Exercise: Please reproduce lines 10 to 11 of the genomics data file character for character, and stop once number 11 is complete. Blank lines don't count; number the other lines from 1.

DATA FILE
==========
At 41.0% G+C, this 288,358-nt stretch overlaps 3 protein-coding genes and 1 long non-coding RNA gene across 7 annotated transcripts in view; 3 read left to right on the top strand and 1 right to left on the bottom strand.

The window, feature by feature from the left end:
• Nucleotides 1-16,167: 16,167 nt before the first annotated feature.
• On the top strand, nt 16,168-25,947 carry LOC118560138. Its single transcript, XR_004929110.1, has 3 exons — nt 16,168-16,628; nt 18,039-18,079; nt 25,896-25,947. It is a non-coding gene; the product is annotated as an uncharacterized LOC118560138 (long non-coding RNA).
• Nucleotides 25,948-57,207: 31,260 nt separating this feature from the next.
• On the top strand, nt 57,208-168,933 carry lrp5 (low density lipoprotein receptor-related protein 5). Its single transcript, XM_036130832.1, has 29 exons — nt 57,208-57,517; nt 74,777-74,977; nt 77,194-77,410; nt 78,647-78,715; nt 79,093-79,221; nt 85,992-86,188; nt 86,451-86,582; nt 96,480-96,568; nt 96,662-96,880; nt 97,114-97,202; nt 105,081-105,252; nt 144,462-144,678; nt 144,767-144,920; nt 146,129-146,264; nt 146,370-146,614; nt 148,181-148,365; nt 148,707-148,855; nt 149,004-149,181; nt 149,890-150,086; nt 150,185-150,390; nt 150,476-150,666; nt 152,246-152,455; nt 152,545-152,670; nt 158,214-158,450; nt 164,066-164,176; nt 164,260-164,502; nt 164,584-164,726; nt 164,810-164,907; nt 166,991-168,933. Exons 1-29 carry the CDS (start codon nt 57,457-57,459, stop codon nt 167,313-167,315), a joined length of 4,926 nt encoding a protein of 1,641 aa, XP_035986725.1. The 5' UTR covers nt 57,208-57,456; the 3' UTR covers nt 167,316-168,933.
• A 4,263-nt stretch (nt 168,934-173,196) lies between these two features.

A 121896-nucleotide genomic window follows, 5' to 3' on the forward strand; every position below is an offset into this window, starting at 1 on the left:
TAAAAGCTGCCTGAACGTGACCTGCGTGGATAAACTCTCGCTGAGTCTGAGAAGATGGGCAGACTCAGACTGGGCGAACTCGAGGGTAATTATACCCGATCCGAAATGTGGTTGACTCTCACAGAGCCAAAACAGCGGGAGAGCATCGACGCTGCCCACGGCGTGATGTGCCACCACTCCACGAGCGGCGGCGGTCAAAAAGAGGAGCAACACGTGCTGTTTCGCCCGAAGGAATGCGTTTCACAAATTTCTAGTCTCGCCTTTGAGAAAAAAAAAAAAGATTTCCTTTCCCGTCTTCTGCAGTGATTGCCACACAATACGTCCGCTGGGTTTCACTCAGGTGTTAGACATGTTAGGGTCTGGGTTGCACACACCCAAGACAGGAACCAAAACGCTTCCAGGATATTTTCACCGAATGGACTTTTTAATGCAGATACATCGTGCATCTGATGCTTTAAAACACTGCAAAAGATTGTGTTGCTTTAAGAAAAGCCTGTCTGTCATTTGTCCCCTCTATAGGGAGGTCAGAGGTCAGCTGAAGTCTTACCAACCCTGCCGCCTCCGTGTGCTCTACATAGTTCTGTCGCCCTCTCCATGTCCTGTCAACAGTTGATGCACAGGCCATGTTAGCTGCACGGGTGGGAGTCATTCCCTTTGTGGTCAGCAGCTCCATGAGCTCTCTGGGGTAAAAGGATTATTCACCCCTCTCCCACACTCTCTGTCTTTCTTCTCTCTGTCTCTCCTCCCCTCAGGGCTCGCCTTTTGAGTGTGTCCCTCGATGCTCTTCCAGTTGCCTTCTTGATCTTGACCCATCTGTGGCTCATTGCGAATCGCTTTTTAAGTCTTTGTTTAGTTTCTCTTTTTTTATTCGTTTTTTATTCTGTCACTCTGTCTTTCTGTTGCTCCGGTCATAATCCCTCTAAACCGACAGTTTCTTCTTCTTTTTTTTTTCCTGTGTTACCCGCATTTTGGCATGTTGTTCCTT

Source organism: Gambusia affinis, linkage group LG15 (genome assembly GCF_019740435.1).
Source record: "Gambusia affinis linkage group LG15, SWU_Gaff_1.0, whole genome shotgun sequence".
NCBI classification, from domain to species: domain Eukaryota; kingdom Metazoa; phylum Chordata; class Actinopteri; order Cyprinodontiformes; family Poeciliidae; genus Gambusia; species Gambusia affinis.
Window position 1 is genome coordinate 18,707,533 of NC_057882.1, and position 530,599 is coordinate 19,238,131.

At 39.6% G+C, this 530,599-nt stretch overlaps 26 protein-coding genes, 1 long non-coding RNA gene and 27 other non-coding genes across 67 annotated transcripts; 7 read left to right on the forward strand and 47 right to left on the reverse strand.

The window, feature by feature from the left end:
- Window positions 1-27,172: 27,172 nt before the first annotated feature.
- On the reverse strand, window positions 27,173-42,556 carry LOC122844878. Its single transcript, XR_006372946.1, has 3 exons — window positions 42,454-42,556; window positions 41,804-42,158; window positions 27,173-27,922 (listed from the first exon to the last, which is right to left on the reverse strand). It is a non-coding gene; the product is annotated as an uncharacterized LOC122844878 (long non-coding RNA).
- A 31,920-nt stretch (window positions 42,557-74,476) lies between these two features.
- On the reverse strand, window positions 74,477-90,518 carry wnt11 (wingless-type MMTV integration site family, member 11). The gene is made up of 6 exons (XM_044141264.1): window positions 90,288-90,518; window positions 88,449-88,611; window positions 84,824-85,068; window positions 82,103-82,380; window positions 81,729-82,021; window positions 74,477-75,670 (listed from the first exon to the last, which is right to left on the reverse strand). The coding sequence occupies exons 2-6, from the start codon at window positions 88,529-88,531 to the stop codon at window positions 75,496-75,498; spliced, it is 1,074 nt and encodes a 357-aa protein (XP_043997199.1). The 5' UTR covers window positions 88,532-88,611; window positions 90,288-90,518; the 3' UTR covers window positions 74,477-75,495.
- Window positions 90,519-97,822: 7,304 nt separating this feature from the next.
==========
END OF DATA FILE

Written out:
Source organism: Gambusia affinis, linkage group LG15 (genome assembly GCF_019740435.1).
Source record: "Gambusia affinis linkage group LG15, SWU_Gaff_1.0, whole genome shotgun sequence".